Colorado Task Force Studying Oil And Gas Rules
DENVER (AP) — Faced with conflicting duties between state and local governments over the development of oil and gas resources, Gov. John Hickenlooper is asking industry and government officials to come up with recommendations on ways to resolve the conflict.
A task force formed by Hickenlooper met Friday to see whether members can come to some kind of agreement on how to work together. Local officials said they want more power to inspect well drilling in their communities, while state regulators said they want to keep their enforcement powers.
Longmont Councilman Brian Bagley said communities already have the right enforce local laws and to take their other concerns to state regulators, but there is no guarantee state regulators will respond. He said thousands of wells have been drilled along the Front Range over the past few years and state inspectors are overwhelmed.
“We want to know when we call 911 the police will come. We want the authority to do something,” he said.
Mike King, director of the Department of Natural Resources, said local inspectors need to be trained to recognize state and local violations so state regulators, who are the only ones entitled to write citations, can respond quicker.
Colorado revamped its statewide drilling rules in 2008, but as oil and gas operations move closer to urban areas, more counties and cities, including El Paso County and Commerce City, are exploring whether to adopt local regulations on issues such as noise and other effects of drilling. Colorado Springs has a drilling moratorium in place through May.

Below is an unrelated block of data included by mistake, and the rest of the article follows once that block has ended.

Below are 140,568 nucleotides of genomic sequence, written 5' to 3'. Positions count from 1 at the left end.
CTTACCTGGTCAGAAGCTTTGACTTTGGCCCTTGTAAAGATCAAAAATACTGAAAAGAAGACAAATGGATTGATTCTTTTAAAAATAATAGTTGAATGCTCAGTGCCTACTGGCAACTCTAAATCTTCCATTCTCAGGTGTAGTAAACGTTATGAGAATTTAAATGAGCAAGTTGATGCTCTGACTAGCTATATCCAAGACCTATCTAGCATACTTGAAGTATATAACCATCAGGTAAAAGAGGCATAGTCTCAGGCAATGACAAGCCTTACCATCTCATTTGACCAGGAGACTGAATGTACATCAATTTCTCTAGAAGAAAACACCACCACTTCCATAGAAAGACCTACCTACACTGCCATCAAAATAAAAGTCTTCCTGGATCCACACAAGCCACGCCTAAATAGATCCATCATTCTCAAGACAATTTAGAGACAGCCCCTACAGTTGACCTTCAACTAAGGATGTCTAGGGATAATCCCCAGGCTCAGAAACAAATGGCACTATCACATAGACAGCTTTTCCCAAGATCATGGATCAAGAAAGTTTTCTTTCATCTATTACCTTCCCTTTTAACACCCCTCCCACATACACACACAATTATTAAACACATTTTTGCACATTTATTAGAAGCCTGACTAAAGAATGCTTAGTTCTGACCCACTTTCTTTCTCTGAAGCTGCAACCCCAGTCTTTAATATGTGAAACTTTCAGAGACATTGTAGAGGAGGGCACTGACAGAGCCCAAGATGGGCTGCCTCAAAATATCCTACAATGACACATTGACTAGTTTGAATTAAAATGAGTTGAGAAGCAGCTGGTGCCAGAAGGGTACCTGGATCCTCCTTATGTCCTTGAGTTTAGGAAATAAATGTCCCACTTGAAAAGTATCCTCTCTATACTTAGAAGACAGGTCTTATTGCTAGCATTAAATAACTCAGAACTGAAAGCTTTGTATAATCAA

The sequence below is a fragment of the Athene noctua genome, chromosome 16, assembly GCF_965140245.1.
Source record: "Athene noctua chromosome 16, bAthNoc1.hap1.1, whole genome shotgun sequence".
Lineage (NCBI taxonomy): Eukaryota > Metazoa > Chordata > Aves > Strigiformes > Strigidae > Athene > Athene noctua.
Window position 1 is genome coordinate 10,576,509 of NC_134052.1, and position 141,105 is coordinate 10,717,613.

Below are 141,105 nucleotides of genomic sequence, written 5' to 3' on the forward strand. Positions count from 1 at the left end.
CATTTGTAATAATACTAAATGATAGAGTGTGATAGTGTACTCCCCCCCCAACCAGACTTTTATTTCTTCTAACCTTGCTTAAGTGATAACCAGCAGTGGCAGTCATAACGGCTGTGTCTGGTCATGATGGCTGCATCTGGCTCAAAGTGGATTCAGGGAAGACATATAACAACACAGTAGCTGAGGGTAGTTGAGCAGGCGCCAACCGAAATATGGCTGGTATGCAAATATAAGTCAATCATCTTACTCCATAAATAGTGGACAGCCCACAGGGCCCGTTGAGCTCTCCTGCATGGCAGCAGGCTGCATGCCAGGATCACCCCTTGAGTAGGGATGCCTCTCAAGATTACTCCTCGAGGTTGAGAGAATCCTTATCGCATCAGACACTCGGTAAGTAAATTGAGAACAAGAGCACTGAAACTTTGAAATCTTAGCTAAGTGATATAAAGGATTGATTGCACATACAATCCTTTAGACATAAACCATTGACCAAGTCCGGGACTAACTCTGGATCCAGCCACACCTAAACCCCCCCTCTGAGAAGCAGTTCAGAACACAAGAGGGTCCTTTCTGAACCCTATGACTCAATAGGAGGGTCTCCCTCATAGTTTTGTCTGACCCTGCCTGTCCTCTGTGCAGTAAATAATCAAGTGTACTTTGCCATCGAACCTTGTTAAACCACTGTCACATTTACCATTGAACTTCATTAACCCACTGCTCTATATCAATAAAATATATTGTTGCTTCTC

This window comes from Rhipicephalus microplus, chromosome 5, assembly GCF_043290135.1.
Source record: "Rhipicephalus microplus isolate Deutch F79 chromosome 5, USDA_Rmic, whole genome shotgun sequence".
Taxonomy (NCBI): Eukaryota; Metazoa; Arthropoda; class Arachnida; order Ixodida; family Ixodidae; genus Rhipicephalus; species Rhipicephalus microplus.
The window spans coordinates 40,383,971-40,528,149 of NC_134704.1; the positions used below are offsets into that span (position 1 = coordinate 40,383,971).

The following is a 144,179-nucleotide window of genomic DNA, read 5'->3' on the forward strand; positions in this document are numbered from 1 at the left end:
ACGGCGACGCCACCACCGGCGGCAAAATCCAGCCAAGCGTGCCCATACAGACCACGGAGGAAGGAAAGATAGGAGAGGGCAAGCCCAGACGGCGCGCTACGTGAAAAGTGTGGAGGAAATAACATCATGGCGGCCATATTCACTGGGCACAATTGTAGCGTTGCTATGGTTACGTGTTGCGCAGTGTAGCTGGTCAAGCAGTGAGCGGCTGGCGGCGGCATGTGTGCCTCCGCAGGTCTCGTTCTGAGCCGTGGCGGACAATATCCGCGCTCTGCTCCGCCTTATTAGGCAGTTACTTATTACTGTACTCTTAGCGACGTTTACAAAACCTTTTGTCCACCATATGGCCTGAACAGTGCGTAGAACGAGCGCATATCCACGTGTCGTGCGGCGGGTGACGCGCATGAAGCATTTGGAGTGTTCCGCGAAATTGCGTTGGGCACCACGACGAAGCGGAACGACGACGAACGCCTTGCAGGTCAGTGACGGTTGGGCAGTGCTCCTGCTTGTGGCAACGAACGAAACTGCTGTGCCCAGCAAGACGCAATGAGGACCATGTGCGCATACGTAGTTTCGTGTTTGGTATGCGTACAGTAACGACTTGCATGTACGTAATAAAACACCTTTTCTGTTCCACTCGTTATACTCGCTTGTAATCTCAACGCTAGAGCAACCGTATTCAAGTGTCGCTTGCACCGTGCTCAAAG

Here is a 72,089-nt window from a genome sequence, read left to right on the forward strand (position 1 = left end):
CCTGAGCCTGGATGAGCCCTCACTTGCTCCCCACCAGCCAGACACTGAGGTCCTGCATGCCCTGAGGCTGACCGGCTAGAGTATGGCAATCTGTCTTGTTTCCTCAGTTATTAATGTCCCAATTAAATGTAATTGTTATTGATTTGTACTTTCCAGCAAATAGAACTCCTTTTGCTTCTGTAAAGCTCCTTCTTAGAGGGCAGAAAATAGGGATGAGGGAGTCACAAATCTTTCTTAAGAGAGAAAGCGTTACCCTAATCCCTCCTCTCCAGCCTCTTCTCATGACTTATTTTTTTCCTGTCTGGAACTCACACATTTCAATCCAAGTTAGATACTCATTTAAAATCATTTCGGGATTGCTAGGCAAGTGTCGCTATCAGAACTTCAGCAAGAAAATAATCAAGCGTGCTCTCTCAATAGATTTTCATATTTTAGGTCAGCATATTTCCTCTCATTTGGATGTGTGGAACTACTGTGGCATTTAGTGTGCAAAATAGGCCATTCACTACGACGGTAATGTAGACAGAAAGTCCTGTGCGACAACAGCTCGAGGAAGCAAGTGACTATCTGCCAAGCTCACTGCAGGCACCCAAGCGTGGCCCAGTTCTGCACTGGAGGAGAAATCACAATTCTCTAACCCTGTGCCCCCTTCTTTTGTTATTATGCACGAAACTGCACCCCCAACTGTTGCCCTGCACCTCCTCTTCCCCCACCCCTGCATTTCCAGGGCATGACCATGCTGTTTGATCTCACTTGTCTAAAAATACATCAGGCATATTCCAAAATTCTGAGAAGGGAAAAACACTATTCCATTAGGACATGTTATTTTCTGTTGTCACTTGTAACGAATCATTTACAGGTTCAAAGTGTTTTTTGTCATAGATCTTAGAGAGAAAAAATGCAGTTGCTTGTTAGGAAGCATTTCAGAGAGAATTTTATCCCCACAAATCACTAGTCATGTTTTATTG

In February, El Paso County commissioners passed a resolution requiring drillers to perform a baseline water-quality test. After drilling is completed, they will be required to conduct follow-up tests between one and three years later.
Ultra Petroleum CEO Mike Watford has said depressed natural gas prices will limit the company’s activities in Wyoming and Pennsylvania, while healthy prices for oil make the oil-rich Niobrara shale in Colorado a stronger bet for the company.
In an executive order issued last month creating a task force, Hickenlooper said the Colorado Oil and Gas Conservation Commission is responsible for developing Colorado’s oil and gas resources, while local jurisdictions have a duty to provide planned and orderly development of the land within their boundaries.
The task force includes state regulators, oil and gas companies, city and county representatives, ecologists and politicians.
Sonia Skakich-Scrima joined protesters outside the meeting who said the state is trying to do an end-run around local communities that don’t have the power to enforce state laws, favoring the big oil and gas companies.
“It’s all about the money,” she said.
Colorado lawmakers say that a compromise needs to be found or the state risks having a hodge-podge of rules that will drive away energy developers.
“A patchwork of regulations from county to county, city to city, from town to town, will kill additional investment in Colorado,” Republican House Speaker Frank McNulty said in January.
The advisory committee that met Friday is planning to submit a report to the governor and lawmakers by April 18 unless it is terminated or extended by the governor.
By Steven K. Paulson, AP Writer (© Copyright 2012 The Associated Press. All Rights Reserved. This material may not be published, broadcast, rewritten or redistributed.)